It isn't often that companies give investors a true peek into how they're thinking about their business. But once a quarter on conference calls, investors can get a glimpse of what management is thinking. In the case of Las Vegas Sands (NYSE:LVS), chairman and CEO Sheldon Adelson has laid out his thoughts on Macau, where his wins and losses are, and what his strategy is for the future. (All transcript quotes are from Adelson, via Seeking Alpha.)
1. Macau is finally starting to stabilize
We do see stabilization in gaming revenue trends. In the mass gaming segment, our non-rolling drop was down just 1% over the prior quarter, despite new competition that has predominately focused on the mass market. Our VIP rolling volumes were actually up 5% over the prior quarter outperforming the 2% sequential increase in the Macau market.
This is the kind of insight into the gaming industry that investors should be looking for. Adelson is cautiously optimistic that we've finally reached the bottom in Macau and, at the very least, the market should be stable.
The big unknown is how the three new resorts opening on Cotai over the next year will fold into the market. Will they cannibalize the business of existing resorts? Will they bring new visitors? We don't have those answers yet, but stabilization in Macau is good news.
2. We may even be seeing growth
In Macau, our adjusted property EBITDA was up 7% quarter-on-quarter, enabling us to finish 2015 with our best quarterly EBITDA for the year.
Here's another sign of the market stabilization and maybe improvement in Macau. EBITDA is the best gauge of cash flow coming from a resort, and if it's starting to grow quarter over quarter, it could point to a strong year in 2016.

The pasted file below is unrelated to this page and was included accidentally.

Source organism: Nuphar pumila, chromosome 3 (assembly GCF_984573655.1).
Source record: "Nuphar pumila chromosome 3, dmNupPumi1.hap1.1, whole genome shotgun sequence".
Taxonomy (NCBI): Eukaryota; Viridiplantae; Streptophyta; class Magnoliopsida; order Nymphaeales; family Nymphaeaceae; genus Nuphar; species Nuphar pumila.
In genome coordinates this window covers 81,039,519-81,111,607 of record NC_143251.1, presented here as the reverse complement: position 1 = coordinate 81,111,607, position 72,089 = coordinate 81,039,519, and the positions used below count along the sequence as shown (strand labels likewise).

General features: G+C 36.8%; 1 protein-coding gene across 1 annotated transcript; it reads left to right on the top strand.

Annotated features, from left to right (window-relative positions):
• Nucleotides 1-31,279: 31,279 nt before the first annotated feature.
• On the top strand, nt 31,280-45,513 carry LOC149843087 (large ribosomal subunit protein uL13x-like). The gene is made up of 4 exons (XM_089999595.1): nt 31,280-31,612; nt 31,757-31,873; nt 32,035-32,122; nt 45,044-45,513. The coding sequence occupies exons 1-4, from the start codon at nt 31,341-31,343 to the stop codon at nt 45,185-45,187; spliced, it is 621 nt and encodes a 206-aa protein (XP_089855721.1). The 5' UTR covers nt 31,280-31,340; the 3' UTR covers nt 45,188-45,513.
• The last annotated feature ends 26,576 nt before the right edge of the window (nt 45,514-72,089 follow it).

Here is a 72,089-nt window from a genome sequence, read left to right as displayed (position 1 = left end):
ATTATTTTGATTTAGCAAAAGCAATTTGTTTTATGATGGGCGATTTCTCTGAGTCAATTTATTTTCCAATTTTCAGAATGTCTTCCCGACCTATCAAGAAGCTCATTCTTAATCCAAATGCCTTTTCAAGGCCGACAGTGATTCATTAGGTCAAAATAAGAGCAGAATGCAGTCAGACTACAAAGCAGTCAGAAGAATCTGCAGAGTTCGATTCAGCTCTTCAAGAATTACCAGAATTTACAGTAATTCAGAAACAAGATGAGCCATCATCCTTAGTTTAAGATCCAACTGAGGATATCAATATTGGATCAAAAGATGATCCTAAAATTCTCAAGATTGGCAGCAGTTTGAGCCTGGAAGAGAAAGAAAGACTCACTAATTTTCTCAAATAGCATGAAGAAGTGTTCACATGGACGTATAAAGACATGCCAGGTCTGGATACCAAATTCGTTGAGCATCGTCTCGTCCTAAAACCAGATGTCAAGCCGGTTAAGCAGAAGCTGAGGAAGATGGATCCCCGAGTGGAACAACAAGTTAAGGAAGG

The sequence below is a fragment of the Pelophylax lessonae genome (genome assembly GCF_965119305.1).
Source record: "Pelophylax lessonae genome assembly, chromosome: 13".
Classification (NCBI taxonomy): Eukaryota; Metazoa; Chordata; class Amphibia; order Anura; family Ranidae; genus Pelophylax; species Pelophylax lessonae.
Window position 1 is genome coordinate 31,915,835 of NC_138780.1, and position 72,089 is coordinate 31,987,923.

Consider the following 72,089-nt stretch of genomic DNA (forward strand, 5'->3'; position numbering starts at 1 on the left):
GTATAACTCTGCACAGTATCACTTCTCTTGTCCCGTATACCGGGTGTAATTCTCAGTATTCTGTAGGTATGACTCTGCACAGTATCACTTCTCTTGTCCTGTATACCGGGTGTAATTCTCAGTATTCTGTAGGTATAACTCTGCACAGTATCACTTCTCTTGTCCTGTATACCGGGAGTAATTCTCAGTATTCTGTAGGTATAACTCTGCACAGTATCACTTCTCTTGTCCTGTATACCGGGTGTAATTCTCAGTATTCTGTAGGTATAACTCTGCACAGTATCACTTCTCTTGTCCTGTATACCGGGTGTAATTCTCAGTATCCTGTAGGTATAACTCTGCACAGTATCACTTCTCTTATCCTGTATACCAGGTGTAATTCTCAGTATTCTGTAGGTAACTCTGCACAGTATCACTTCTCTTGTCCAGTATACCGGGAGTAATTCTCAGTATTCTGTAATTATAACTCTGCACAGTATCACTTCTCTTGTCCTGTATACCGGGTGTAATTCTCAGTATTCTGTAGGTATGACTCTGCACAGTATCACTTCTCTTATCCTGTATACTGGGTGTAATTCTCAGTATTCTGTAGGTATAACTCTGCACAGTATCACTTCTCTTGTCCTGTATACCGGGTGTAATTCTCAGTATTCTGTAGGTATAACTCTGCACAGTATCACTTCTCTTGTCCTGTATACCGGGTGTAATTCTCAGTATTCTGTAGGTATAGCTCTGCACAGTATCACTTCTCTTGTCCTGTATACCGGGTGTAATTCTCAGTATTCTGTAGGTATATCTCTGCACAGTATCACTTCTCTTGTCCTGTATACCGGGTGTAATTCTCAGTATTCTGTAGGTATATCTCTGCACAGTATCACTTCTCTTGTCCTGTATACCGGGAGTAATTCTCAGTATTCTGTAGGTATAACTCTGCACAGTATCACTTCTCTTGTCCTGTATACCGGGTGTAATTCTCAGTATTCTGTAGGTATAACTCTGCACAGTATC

3. Las Vegas Sands' flagship is holding its own
Despite all the headwinds and challenges of 2015, the Venetian Macau produced $1.1 billion of EBITDA for the year and was the only Macau property to exceed $1 billion-plus in EBITDA.
In 2014, multiple resorts in Macau made more than $1 billion in EBITDA, so for The Venetian Macau to be the only one still accomplishing that is a really big deal.
The reason the resort has been so successful in the past year is its focus on mass-market players, the convention center, and other non-gaming businesses. These have continued to attract customers to the hotel, even if they aren't gambling -- a luxury most other Macau resorts don't have.
4. Singapore is growing
In Singapore, Marina Bay Sands delivered another strong result on a constant currency basis and excluding the property tax refund. In the fourth quarter of 2014, Marina Bay Sands' hold-normalized EBITDA was up 12% as mass win-per-day was up 6% and reached another quarterly record when measured in Singapore dollars.
Singapore's gaming industry isn't in as bad a shape as Macau's, but it's been hurt by some of the same trends. China's economic slowdown and its government's crackdown on corruption have kept Chinese gamblers from visiting the city, and gaming revenue is down as a result.
Las Vegas Sands has actually been taking market share in Singapore, which has helped drive growth. Given that Marina Bay Sands is the company's highest-earning resort, it's important that it continues to perform well, which it appears to be doing right now.
5. Cotai has become the key to Macau
The visitation or the GGR [gross gaming revenue] in Cotai, which is my baby, was 60%, and the peninsula was 40%, when it used to be virtually 100% to the peninsula.
A decade ago, the area now called the Cotai Strip didn't even exist. But the government of Macau and Adelson formulated a plan to build a new region in Macau that would be like the Las Vegas Strip -- a hub for entertainment and gambling.
Today, Las Vegas Sands dominates the Cotai Strip, and it's a big reason the company has the biggest market share in the region. Adelson has proven to be visionary when it comes to the Asian gaming market, and his investments in the Cotai Strip are proof of that.
Travis Hoium has no position in any stocks mentioned. The Motley Fool has no position in any of the stocks mentioned. Try any of our Foolish newsletter services free for 30 days. We Fools may not all hold the same opinions, but we all believe that considering a diverse range of insights makes us better investors. The Motley Fool has a disclosure policy.